The Buddha talked about Nirvana a great deal. Usually he would talk of it in negative terms, so he might say, for example, that it wasn’t perception and it wasn’t no perception, things like that.
But among the few positive statements he made about Nirvana, one in particular is very resonant. He said that Nirvana was the ground of the holy life.
From that, I think it’s clear that Nirvana is not an achievement, or a place, or a destination, or a state, but it’s an intrinsic faculty of us as human beings.
But if nirvana isn’t a state, or a place, then what are we to make of its apparent opposite, Samsara?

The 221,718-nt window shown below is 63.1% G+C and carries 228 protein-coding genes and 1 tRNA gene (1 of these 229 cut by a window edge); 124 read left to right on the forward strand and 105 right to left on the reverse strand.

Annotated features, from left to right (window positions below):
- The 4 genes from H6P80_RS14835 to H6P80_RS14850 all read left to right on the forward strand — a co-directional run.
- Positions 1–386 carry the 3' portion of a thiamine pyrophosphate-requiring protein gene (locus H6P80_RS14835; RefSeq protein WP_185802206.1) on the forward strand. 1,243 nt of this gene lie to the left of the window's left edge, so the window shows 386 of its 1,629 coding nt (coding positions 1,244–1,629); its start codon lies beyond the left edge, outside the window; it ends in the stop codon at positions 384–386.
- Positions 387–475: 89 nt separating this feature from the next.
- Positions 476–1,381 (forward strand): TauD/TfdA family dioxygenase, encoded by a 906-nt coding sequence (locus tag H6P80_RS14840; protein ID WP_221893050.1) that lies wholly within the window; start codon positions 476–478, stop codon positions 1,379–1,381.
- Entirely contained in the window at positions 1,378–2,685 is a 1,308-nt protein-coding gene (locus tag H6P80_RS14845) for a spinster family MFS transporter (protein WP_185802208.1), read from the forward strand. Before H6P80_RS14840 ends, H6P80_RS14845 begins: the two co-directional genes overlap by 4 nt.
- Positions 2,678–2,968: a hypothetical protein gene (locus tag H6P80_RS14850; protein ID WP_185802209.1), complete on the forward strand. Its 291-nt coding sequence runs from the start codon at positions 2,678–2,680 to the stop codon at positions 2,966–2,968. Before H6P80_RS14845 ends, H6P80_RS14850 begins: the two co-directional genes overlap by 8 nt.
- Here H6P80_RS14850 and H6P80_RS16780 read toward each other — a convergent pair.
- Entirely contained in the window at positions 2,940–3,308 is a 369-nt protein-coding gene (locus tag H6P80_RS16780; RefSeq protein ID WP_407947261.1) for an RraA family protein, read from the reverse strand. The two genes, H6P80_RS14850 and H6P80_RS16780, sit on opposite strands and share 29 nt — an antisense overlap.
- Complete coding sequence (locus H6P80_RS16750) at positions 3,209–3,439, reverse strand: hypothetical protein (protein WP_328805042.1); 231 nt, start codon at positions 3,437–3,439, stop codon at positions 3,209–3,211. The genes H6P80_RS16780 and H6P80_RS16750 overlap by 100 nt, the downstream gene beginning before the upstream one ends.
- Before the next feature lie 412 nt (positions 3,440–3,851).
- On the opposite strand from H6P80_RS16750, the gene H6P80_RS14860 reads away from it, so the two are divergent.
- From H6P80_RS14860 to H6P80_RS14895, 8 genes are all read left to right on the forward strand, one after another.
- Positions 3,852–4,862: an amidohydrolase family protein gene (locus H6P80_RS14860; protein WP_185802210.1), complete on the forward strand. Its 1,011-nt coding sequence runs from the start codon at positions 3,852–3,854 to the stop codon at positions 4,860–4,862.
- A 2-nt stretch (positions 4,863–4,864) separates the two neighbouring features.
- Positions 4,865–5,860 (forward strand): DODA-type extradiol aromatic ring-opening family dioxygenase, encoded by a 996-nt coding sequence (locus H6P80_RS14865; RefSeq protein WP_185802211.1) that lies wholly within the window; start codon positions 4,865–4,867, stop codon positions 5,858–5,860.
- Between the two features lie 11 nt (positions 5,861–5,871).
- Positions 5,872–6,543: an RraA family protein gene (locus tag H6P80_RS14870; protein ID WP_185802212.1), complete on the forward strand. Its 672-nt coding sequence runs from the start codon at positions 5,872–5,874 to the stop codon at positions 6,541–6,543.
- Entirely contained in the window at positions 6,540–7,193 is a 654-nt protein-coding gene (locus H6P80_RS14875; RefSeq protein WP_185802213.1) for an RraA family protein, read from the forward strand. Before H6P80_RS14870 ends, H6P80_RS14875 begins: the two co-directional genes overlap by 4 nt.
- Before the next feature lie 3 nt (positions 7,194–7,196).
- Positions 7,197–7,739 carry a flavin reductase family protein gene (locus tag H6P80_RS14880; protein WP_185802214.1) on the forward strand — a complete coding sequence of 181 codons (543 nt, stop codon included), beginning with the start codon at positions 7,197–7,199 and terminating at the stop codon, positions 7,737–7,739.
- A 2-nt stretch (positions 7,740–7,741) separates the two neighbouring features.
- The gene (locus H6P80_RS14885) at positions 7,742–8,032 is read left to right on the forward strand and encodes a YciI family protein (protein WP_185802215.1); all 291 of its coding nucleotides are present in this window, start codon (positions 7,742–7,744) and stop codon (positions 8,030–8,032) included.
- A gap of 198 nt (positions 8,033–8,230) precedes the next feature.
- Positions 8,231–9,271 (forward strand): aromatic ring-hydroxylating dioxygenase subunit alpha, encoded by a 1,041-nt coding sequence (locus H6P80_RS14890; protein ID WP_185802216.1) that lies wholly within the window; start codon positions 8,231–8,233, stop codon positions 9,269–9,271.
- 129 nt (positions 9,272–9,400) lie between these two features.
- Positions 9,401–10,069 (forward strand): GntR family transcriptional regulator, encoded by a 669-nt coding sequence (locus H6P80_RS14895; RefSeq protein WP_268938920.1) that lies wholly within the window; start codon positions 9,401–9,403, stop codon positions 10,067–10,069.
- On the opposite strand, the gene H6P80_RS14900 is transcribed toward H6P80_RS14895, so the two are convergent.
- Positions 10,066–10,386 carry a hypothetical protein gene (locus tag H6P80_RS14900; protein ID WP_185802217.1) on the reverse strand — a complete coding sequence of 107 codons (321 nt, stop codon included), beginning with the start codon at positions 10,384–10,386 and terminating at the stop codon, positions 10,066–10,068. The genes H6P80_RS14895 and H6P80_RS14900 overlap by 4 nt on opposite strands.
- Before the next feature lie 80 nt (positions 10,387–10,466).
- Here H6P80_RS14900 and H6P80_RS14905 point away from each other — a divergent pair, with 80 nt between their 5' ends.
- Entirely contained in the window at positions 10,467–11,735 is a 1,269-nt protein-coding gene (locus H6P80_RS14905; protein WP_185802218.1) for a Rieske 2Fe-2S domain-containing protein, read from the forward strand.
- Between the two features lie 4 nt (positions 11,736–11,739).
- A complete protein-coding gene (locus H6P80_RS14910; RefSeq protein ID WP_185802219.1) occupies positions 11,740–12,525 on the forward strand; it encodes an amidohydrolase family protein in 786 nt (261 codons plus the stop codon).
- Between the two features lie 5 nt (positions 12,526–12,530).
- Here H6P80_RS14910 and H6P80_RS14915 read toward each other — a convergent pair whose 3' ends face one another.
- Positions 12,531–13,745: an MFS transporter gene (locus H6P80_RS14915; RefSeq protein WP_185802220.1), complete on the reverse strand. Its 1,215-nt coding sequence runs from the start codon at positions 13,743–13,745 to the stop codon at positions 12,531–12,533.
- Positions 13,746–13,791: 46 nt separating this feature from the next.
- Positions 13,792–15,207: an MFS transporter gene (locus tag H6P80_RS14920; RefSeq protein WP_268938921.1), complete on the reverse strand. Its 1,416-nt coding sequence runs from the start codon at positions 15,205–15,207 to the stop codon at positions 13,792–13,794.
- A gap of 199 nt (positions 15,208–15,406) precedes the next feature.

Samsara is normally explained in terms of the transmigration between the six realms of existence: the hell realm, the realm of hungry ghosts, the animal realm, the fighting demons realm, the heavenly realm, and the human realm.
I say that Nirvana and Samsara both arise within this practice of zazen. The ‘ground’ that the Buddha talks about is this body. The space which is there, which is common to all the realms of existence, is the space of our awareness in zazen, and the space which holds all these different aspects of existence. And it is the one space.
Nirvana and Samsara are both within us, and contain us, and are here, now. And if they’re not here, and now, then where are they?